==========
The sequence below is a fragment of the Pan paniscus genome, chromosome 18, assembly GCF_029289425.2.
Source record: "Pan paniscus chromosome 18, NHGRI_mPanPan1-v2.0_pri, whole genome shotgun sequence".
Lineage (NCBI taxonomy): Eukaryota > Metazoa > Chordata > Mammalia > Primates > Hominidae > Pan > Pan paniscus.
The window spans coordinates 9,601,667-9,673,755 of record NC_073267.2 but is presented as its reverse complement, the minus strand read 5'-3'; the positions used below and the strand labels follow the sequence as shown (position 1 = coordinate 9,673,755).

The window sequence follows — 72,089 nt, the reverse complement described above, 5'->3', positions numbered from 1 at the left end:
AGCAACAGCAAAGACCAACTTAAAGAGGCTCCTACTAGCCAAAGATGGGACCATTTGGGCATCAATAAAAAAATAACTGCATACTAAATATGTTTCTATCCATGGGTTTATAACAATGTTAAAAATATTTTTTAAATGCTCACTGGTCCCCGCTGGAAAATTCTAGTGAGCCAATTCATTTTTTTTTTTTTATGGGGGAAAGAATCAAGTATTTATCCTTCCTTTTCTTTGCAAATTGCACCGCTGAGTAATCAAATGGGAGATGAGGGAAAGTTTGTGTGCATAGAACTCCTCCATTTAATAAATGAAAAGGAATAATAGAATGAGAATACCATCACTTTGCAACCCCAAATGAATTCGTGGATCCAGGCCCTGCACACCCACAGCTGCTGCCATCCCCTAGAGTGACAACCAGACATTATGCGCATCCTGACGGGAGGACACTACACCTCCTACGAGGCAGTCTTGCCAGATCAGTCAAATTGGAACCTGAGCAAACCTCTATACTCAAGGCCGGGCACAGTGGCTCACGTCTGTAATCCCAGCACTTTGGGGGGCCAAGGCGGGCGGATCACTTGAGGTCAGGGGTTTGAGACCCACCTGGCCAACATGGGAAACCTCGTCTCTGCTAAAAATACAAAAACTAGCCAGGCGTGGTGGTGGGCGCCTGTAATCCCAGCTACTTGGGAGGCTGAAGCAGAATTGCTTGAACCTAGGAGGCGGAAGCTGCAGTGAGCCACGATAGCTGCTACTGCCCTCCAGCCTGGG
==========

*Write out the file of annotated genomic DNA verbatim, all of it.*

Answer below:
The sequence below is a fragment of the Pan paniscus genome, chromosome 18, assembly GCF_029289425.2.
Source record: "Pan paniscus chromosome 18, NHGRI_mPanPan1-v2.0_pri, whole genome shotgun sequence".
Lineage (NCBI taxonomy): Eukaryota > Metazoa > Chordata > Mammalia > Primates > Hominidae > Pan > Pan paniscus.
The window spans coordinates 9,601,667-9,673,755 of record NC_073267.2 but is presented as its reverse complement, the minus strand read 5'-3'; the positions used below and the strand labels follow the sequence as shown (position 1 = coordinate 9,673,755).

The window sequence follows — 72,089 nt, the reverse complement described above, 5'->3', positions numbered from 1 at the left end:
AGCAACAGCAAAGACCAACTTAAAGAGGCTCCTACTAGCCAAAGATGGGACCATTTGGGCATCAATAAAAAAATAACTGCATACTAAATATGTTTCTATCCATGGGTTTATAACAATGTTAAAAATATTTTTTAAATGCTCACTGGTCCCCGCTGGAAAATTCTAGTGAGCCAATTCATTTTTTTTTTTTTATGGGGGAAAGAATCAAGTATTTATCCTTCCTTTTCTTTGCAAATTGCACCGCTGAGTAATCAAATGGGAGATGAGGGAAAGTTTGTGTGCATAGAACTCCTCCATTTAATAAATGAAAAGGAATAATAGAATGAGAATACCATCACTTTGCAACCCCAAATGAATTCGTGGATCCAGGCCCTGCACACCCACAGCTGCTGCCATCCCCTAGAGTGACAACCAGACATTATGCGCATCCTGACGGGAGGACACTACACCTCCTACGAGGCAGTCTTGCCAGATCAGTCAAATTGGAACCTGAGCAAACCTCTATACTCAAGGCCGGGCACAGTGGCTCACGTCTGTAATCCCAGCACTTTGGGGGGCCAAGGCGGGCGGATCACTTGAGGTCAGGGGTTTGAGACCCACCTGGCCAACATGGGAAACCTCGTCTCTGCTAAAAATACAAAAACTAGCCAGGCGTGGTGGTGGGCGCCTGTAATCCCAGCTACTTGGGAGGCTGAAGCAGAATTGCTTGAACCTAGGAGGCGGAAGCTGCAGTGAGCCACGATAGCTGCTACTGCCCTCCAGCCTGGG